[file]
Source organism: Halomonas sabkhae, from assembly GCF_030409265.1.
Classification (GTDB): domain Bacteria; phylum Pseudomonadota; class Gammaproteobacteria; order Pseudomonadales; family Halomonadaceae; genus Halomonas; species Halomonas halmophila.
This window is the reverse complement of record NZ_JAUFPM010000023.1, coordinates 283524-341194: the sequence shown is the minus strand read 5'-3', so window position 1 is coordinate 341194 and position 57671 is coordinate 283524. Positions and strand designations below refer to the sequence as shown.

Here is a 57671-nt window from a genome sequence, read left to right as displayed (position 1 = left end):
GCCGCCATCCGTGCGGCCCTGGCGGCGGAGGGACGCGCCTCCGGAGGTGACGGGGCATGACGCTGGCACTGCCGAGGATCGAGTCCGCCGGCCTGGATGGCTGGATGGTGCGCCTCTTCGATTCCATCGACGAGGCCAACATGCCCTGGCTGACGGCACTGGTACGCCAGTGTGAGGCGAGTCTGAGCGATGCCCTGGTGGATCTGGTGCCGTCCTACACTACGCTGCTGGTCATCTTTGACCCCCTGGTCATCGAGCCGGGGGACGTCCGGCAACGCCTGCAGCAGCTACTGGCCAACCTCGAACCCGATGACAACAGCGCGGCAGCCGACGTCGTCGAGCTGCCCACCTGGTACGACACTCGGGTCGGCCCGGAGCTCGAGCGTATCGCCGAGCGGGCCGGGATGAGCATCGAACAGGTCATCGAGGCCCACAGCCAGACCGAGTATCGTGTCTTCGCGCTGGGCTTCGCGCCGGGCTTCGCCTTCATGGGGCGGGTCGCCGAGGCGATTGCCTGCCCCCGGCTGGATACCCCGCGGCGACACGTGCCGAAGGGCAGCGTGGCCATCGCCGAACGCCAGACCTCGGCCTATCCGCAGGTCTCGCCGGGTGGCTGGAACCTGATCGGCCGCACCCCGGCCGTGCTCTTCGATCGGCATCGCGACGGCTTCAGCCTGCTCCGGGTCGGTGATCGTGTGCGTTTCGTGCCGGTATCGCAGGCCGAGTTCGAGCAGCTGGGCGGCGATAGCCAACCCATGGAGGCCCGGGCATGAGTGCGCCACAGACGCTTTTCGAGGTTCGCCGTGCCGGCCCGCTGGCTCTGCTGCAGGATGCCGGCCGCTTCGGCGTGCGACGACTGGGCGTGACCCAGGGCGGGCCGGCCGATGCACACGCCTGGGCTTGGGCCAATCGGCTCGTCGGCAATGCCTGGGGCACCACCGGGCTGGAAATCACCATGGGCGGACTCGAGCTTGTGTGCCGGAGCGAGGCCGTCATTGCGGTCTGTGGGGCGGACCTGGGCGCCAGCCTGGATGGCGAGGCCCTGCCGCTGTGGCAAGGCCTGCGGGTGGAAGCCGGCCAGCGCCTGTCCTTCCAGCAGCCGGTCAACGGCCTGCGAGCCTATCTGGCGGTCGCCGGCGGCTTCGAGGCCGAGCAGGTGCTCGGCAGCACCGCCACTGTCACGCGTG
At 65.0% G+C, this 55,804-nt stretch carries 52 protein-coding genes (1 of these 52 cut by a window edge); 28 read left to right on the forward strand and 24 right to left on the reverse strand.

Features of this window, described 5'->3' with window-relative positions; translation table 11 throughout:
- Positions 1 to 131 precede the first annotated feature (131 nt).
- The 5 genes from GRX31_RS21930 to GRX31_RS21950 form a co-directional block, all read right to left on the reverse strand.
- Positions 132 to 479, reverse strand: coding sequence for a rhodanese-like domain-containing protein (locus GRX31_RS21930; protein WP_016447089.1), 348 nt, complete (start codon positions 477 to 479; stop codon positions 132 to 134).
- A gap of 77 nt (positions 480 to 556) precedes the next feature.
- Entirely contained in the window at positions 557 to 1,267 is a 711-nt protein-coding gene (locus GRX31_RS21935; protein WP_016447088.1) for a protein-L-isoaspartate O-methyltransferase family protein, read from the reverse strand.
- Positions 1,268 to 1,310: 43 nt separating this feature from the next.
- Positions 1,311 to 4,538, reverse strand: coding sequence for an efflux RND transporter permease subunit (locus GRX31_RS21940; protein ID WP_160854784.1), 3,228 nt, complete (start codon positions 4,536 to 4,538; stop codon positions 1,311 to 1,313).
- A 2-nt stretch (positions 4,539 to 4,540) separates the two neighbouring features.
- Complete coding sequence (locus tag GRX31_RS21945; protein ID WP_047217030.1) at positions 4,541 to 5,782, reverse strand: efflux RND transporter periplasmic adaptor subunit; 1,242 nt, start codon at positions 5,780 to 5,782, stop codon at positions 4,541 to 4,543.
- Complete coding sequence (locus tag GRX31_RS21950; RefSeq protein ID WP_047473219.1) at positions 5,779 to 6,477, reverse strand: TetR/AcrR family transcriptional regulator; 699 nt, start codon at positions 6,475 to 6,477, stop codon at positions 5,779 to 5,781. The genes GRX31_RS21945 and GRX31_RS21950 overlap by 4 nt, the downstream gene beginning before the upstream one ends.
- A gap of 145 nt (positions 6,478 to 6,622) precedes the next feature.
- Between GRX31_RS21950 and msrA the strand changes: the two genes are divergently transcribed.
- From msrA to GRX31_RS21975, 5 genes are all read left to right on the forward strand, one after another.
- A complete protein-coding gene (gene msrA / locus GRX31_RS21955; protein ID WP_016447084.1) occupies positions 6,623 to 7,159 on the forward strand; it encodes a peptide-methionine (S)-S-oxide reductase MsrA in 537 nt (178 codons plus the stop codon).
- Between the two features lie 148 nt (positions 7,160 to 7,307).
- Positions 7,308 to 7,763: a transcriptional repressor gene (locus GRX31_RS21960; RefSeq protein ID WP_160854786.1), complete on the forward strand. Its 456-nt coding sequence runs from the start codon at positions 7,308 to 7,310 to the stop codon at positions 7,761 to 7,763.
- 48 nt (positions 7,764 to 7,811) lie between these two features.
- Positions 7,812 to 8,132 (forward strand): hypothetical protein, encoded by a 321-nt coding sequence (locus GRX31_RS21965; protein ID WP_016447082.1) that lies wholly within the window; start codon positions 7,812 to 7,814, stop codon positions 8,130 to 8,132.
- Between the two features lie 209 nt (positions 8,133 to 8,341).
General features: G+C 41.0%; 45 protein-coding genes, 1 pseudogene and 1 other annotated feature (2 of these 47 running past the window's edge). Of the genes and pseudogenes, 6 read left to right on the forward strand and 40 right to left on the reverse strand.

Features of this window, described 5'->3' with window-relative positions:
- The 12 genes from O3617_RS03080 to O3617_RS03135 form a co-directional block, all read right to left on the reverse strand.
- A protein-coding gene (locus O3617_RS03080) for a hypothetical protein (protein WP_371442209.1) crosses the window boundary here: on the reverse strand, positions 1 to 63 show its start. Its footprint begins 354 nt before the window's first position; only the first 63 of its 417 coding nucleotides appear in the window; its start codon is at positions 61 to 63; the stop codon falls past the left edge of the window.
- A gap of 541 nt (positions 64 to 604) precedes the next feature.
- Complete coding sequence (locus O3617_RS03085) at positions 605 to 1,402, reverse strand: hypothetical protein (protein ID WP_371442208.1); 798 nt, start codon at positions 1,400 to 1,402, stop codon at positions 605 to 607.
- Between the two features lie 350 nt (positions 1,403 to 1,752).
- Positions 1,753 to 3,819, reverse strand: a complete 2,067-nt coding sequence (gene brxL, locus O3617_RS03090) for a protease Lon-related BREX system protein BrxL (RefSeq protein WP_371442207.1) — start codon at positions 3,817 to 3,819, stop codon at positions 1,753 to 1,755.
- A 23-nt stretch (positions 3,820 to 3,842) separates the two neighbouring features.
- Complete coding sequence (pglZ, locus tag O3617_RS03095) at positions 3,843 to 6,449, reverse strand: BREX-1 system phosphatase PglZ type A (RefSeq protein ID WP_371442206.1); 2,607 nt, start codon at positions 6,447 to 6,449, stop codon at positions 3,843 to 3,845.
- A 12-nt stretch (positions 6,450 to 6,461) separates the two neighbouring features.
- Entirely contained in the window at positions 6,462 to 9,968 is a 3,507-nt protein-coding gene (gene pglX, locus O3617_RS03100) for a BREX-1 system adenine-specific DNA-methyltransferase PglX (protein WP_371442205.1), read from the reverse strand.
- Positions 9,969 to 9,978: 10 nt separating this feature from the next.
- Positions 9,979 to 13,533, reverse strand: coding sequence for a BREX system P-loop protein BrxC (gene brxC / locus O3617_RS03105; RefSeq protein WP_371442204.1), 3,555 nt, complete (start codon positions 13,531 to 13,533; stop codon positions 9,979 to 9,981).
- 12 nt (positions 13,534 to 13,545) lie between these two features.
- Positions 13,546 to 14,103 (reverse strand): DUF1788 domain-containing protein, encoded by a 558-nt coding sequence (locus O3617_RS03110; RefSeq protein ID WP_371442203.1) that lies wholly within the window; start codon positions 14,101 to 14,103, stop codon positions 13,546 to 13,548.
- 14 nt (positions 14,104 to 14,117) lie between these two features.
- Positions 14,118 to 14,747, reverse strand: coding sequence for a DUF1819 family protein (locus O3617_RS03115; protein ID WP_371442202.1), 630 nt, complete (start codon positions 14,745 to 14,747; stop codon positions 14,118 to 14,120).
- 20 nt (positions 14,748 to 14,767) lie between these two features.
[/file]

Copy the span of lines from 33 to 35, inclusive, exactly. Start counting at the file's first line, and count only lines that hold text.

- Between the two features lie 350 nt (positions 1,403 to 1,752).
- Positions 1,753 to 3,819, reverse strand: a complete 2,067-nt coding sequence (gene brxL, locus O3617_RS03090) for a protease Lon-related BREX system protein BrxL (RefSeq protein WP_371442207.1) — start codon at positions 3,817 to 3,819, stop codon at positions 1,753 to 1,755.
- A 23-nt stretch (positions 3,820 to 3,842) separates the two neighbouring features.